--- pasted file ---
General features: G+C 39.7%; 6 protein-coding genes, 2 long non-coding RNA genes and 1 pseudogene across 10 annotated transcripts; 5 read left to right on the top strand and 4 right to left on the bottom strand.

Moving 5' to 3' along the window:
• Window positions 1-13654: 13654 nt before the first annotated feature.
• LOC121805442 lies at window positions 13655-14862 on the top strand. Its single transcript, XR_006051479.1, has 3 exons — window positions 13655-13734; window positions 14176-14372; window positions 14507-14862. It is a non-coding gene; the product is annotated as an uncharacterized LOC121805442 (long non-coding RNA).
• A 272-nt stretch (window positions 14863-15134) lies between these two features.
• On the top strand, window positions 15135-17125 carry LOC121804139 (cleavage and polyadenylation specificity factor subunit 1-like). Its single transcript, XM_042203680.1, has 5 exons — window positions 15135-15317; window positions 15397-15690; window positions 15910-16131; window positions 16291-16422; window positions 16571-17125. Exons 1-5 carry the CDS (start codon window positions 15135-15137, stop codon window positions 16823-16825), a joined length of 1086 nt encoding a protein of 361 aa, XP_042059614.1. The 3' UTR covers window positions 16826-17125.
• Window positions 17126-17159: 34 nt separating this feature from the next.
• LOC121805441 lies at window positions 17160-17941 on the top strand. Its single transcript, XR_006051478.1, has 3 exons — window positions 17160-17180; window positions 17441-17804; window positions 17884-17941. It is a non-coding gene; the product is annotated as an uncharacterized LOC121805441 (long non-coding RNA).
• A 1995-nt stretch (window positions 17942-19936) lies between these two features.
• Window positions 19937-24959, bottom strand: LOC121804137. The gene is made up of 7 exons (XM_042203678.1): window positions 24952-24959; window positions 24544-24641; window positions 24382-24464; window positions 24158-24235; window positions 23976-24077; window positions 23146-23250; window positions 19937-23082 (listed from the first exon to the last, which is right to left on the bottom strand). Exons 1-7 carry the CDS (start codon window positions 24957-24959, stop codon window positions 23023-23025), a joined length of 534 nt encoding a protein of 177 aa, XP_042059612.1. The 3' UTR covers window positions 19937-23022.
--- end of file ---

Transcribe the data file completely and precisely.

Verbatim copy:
General features: G+C 39.7%; 6 protein-coding genes, 2 long non-coding RNA genes and 1 pseudogene across 10 annotated transcripts; 5 read left to right on the top strand and 4 right to left on the bottom strand.

Moving 5' to 3' along the window:
• Window positions 1-13654: 13654 nt before the first annotated feature.
• LOC121805442 lies at window positions 13655-14862 on the top strand. Its single transcript, XR_006051479.1, has 3 exons — window positions 13655-13734; window positions 14176-14372; window positions 14507-14862. It is a non-coding gene; the product is annotated as an uncharacterized LOC121805442 (long non-coding RNA).
• A 272-nt stretch (window positions 14863-15134) lies between these two features.
• On the top strand, window positions 15135-17125 carry LOC121804139 (cleavage and polyadenylation specificity factor subunit 1-like). Its single transcript, XM_042203680.1, has 5 exons — window positions 15135-15317; window positions 15397-15690; window positions 15910-16131; window positions 16291-16422; window positions 16571-17125. Exons 1-5 carry the CDS (start codon window positions 15135-15137, stop codon window positions 16823-16825), a joined length of 1086 nt encoding a protein of 361 aa, XP_042059614.1. The 3' UTR covers window positions 16826-17125.
• Window positions 17126-17159: 34 nt separating this feature from the next.
• LOC121805441 lies at window positions 17160-17941 on the top strand. Its single transcript, XR_006051478.1, has 3 exons — window positions 17160-17180; window positions 17441-17804; window positions 17884-17941. It is a non-coding gene; the product is annotated as an uncharacterized LOC121805441 (long non-coding RNA).
• A 1995-nt stretch (window positions 17942-19936) lies between these two features.
• Window positions 19937-24959, bottom strand: LOC121804137. The gene is made up of 7 exons (XM_042203678.1): window positions 24952-24959; window positions 24544-24641; window positions 24382-24464; window positions 24158-24235; window positions 23976-24077; window positions 23146-23250; window positions 19937-23082 (listed from the first exon to the last, which is right to left on the bottom strand). Exons 1-7 carry the CDS (start codon window positions 24957-24959, stop codon window positions 23023-23025), a joined length of 534 nt encoding a protein of 177 aa, XP_042059612.1. The 3' UTR covers window positions 19937-23022.